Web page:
Gareth Evans is usually credited with initiating the idea that the Indonesia-Australia relationship needed 'ballast' to keep it upright against the storms it inevitably encounters:

For many years now we have possessed what could be called common strategic interests. These interests are important, but they have not been enough to give ballast to the overly intense political relationship.

This powerful image has reappeared many times since 1988. But just what is the 'ballast', and how do we create enough of it to counterbalance the 'overly intense political relationship'?

There isn't just one answer or one approach. But one example, the ANU Indonesia Project, celebrated its 50th anniversary in Canberra last week. This well-attended celebration included the launch of Colin Brown's history of the project, Australia's Indonesia Project: 50 Years of Engagement.

Those thinking that the present strained juncture is the lowest point in the relationship might contemplate the unpropitious climate in 1965 when the Project was established. Laid out in Australia's Indonesia Project, the proposal that the economist Heinz Arndt put to the ANU vice chancellor stated:

There is an almost complete lack of the macro-economic data one normally takes for granted...The present government is unlikely to evince interest in, or facilitate, economic research or policy advice based on research. If political relations between Australia and Indonesia should further deteriorate, fieldwork, already difficult to organise on the outer islands, may become impracticable even in Java

Nor did the Project have support from academic colleagues, as outlined by Arndt: 'Everyone, almost everyone I consulted advised against the effort'. At the time, Indonesia's economy had collapsed. The currency was valueless, exports had shrunken, hyperinflation was rampant and the country was in default of its enormous foreign debt. Indonesia was about to experience the traumatic and drawn-out transition from Sukarno to Soeharto.

Nevertheless, Arndt went ahead.

50 years later, the convivial anniversary was attended by three former Indonesian ministers (one of them also former vice-president), all alumni from ANU. The Project's academic journal – the Bulletin of Indonesian Economic Studies – has been published continuously three times a year. It's the best (perhaps the only) comprehensive record of the progress of the Indonesian economy from the basket-case days of the 1960s to a well-performing emerging economy with GDP within sight of overtaking Australia.

Perhaps the greatest insight of the Project's founders was their conviction that this should not be solely an Australian-oriented effort. It needed substantive Indonesian participation. The famous 'Berkeley Mafia' economists were all involved, many of them making regular trips to Canberra for project events. A strenuous effort was made to have Indonesians write in the Bulletin (Arndt's intrusive editorial hand bringing them up to scratch in the early days when drafts needed his ministrations).

Today the project is headed by an Indonesian. There are two annual lecture series in Indonesia (the Sadli lecture and the Hadi Soesastro lecture, both given in honour of Indonesians closely associated with the Project). The PhD students studying in the Project are almost exclusively Indonesian. Yet the centre of gravity remains ANU in Canberra.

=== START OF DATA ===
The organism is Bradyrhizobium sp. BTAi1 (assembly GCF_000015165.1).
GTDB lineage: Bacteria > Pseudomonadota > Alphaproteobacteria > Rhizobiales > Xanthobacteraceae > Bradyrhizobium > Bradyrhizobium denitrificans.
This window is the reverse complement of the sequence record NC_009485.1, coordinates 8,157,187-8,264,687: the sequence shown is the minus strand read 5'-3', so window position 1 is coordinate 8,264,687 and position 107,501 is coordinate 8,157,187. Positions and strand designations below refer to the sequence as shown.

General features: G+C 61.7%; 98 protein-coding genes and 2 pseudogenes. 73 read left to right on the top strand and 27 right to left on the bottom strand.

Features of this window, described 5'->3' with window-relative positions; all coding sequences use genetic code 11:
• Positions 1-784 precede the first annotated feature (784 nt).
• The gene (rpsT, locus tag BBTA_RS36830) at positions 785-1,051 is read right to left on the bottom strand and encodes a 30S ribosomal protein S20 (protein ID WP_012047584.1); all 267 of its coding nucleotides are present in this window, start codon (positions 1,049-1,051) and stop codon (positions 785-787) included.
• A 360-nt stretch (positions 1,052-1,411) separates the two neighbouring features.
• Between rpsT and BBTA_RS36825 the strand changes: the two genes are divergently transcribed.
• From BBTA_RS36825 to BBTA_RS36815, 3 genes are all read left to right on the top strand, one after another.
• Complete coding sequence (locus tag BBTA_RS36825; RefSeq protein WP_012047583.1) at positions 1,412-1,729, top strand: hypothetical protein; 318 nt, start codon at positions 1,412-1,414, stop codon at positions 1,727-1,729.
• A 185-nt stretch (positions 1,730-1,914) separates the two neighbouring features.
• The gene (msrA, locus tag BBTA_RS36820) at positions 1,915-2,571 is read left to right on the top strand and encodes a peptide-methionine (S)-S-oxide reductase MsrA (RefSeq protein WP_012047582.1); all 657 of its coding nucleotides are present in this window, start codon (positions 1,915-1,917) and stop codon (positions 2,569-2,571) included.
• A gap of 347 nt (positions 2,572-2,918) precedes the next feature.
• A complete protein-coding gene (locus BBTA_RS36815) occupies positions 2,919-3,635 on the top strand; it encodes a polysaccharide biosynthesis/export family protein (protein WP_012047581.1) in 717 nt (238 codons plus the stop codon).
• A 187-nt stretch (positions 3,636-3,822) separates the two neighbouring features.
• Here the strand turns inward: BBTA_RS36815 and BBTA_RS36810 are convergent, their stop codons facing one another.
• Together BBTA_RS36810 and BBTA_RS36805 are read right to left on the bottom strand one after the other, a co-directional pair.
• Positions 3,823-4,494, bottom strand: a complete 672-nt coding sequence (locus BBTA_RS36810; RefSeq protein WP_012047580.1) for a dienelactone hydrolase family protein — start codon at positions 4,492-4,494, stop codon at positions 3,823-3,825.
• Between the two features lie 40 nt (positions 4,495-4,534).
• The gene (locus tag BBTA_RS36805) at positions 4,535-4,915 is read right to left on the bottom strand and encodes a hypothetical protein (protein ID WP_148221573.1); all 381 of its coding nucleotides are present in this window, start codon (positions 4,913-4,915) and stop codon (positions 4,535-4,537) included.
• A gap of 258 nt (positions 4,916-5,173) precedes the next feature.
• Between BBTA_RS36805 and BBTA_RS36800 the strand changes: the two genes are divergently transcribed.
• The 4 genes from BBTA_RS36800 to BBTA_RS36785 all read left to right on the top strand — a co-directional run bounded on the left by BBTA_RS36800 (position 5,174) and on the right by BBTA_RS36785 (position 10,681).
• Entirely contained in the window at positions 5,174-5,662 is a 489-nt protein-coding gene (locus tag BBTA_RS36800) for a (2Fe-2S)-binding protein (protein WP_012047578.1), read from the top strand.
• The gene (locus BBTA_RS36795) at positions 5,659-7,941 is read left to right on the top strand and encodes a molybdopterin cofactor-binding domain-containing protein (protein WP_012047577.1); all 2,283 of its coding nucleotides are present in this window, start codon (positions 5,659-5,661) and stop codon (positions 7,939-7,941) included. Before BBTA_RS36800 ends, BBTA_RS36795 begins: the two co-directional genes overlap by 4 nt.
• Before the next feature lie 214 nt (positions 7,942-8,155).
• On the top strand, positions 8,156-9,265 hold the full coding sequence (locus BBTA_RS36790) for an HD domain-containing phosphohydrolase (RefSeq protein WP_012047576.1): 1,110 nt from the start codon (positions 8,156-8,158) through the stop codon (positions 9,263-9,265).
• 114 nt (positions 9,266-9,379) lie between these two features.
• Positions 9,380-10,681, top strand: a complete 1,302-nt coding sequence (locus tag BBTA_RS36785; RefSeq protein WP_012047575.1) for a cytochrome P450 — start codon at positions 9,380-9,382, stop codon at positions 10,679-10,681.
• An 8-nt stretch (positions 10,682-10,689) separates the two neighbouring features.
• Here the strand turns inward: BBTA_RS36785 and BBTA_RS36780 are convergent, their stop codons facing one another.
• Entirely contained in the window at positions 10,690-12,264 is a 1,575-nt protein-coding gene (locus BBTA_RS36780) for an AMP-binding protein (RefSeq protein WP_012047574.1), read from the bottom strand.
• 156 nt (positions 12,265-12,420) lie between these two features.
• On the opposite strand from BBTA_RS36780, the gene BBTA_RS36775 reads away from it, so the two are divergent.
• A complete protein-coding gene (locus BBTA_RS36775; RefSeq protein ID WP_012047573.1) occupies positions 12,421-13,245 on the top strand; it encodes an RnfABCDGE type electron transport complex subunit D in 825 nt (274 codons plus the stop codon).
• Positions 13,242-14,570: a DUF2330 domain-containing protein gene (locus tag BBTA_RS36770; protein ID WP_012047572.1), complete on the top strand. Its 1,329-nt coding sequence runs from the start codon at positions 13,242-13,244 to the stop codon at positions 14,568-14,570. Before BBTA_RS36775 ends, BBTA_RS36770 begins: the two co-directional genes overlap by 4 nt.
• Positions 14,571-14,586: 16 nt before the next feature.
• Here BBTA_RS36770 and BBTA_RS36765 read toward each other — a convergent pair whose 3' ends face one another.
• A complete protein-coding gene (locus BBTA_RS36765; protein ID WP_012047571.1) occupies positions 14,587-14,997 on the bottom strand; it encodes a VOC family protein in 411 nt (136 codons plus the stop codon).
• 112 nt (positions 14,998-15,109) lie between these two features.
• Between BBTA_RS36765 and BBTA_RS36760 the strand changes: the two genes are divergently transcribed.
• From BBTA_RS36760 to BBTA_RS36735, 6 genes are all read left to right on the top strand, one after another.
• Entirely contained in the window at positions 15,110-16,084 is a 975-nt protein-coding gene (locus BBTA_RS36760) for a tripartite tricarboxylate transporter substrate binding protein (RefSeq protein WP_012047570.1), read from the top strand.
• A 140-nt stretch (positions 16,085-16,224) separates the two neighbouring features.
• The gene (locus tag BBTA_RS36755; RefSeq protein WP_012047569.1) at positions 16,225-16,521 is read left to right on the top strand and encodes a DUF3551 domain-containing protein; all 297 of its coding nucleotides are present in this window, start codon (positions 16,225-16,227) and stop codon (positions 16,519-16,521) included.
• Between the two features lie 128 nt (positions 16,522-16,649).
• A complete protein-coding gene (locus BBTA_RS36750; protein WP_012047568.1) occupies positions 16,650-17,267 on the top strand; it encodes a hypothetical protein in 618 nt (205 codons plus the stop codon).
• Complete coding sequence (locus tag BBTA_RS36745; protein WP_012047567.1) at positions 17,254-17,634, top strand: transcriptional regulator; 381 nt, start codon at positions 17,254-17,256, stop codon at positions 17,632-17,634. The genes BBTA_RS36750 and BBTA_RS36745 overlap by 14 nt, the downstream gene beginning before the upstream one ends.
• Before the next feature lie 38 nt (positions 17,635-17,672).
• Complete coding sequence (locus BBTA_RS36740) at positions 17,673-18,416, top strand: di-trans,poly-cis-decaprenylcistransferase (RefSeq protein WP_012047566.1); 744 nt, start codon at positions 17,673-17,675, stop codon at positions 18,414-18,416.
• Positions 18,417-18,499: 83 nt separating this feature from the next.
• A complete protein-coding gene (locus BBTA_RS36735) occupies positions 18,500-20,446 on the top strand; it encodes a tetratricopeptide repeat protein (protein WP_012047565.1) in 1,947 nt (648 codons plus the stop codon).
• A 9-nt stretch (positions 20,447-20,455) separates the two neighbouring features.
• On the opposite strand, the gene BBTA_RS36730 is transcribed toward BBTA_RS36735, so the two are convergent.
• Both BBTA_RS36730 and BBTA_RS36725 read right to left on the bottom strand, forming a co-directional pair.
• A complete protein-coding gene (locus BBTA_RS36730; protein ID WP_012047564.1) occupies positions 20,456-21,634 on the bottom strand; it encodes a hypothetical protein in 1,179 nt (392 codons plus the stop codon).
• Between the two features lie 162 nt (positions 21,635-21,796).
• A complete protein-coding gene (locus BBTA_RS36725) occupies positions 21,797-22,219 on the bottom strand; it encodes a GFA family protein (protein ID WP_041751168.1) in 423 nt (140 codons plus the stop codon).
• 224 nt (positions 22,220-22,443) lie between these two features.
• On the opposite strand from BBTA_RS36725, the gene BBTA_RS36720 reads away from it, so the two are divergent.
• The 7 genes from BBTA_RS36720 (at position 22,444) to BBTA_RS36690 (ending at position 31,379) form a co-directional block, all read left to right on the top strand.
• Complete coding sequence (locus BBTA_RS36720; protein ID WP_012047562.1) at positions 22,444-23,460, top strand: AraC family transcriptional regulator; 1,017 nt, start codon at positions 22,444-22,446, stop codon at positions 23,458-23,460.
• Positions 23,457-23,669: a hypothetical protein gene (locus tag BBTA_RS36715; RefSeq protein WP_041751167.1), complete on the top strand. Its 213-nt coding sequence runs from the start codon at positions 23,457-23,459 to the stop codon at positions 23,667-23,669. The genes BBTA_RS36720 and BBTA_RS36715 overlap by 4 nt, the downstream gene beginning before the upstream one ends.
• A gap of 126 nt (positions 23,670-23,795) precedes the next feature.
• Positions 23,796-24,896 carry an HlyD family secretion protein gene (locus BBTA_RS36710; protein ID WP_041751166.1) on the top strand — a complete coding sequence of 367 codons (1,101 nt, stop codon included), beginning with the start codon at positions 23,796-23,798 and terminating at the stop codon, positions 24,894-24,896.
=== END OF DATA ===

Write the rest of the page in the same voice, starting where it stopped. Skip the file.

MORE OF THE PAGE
The other great quality the Project brought was its emphasis on people. Arndt aimed to create 'not an institution, but a network'. The key task was getting people together to focus on the issues of Indonesian economic development. The reach was wide, with many visits to universities outside Jakarta. The central role of the annual Indonesia Update was not to write academic papers just to add to authors' CVs but to attract a crowd ready to learn more about Indonesia. A mini-version of the Update takes place every year at the Lowy Institute, bringing it to a different audience.

Much of Colin Brown's history records the struggle to fund the Project, especially as increasing demands for higher governance and accountability replaced the informal world in which the project had been born. The book usefully records the begging letters to Australia's aid agency pleading for funding – a reminder that this project could have ended several times during its life, never to be revived.

There has been plenty of Indonesian recognition of the Project's value as a source of research. One top Indonesian economist said 'It is ironic that the best institution...on the Indonesian economy is not in Indonesia but is to be found in Australia.' 

But evaluating its worth as 'ballast' in the relationship has proven harder and its value has often gone unrecognised. One of the regular reviewers noted that the Project's budget (less than A$1 million a year) 'represents significantly less than 1/10th of one percent of AusAID's country program in Indonesia. Effectively, the Project operates on a slender shoestring, while providing plenty of leverage for AusAID's money'.

Even in the tough current budget climate, the ANU Indonesia Project seems to have continuing support. But it's only one example of what is needed. The problem is not just funding. Colin Brown's book gives some indications of the critical need for energetic, resourceful, entrepreneurial people like Arndt and his successors. As usual, the luck of time and circumstance is also vital.

Another powerful image that has been invoked about Australia-Indonesia relations suggests we need to create spiderweb-like ties between our two countries. When the inevitable crises recur, these ties would flex, some would snap, but the relationship would be stabilised by those that held. Whether it is ballast or spiderweb ties, we need more.

Photo by Flickr user DFAT.